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Stem Cells. 2012 May;30(5):923-34. doi: 10.1002/stem.1048.

NADPH oxidase 2 regulates bone marrow microenvironment following hindlimb ischemia: role in reparative mobilization of progenitor cells.

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  • 1Department of Pharmacology, Center for Lung and Vascular Biology, University of Illinois at Chicago, Chicago, Illinois 60612, USA.


Bone marrow (BM) microenvironment, which is regulated by hypoxia and proteolytic enzymes, is crucial for stem/progenitor cell function and mobilization involved in postnatal neovascularization. We demonstrated that NADPH oxidase 2 (Nox2)-derived reactive oxygen species (ROS) are involved in postischemic mobilization of BM cells and revascularization. However, role of Nox2 in regulating BM microenvironment in response to ischemic injury remains unknown. Here, we show that hindlimb ischemia of mice increases ROS production in both the endosteal and central region of BM tissue in situ, which is almost completely abolished in Nox2 knockout (KO) mice. This Nox2-dependent ROS production is mainly derived from Gr-1(+) myeloid cells in BM. In vivo injection of hypoxyprobe reveals that endosteum at the BM is hypoxic with high expression of hypoxia-inducible factor-1α in basal state. Following hindlimb ischemia, hypoxic areas and HIF-1α expression are expanded throughout the BM, which is inhibited in Nox2 KO mice. This ischemia-induced alteration of Nox2-dependent BM microenvironment is associated with an increase in vascular endothelial growth factor expression and Akt phosphorylation in BM tissue, thereby promoting Lin(-) progenitor cell survival and expansion, leading to their mobilization from BM. Furthermore, hindlimb ischemia increases proteolytic enzymes membrane type 1-matrix metalloproteinase (MMP) expression and MMP-9 activity in BM, which is inhibited in Nox2 KO mice. In summary, Nox2-dependent increase in ROS plays a critical role in regulating hypoxia expansion and proteolytic activities in BM microenvironment in response to tissue ischemia. This in turn promotes progenitor cell expansion and reparative mobilization from BM, leading to postischemic neovascularization and tissue repair.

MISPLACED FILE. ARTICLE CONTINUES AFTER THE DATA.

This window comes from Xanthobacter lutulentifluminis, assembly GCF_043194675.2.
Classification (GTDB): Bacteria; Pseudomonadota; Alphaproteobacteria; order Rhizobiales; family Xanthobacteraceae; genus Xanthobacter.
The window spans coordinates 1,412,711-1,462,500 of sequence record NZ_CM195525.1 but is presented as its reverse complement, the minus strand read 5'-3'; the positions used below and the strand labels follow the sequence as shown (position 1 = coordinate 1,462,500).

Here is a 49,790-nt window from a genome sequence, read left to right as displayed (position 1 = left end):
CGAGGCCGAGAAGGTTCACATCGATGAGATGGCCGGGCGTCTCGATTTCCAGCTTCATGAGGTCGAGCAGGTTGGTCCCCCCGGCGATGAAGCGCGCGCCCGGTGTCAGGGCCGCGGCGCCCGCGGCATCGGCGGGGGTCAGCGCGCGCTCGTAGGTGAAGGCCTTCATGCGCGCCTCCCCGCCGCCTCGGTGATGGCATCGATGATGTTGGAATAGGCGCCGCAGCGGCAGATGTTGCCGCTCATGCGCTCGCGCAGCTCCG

Copyright © 2012 AlphaMed Press.

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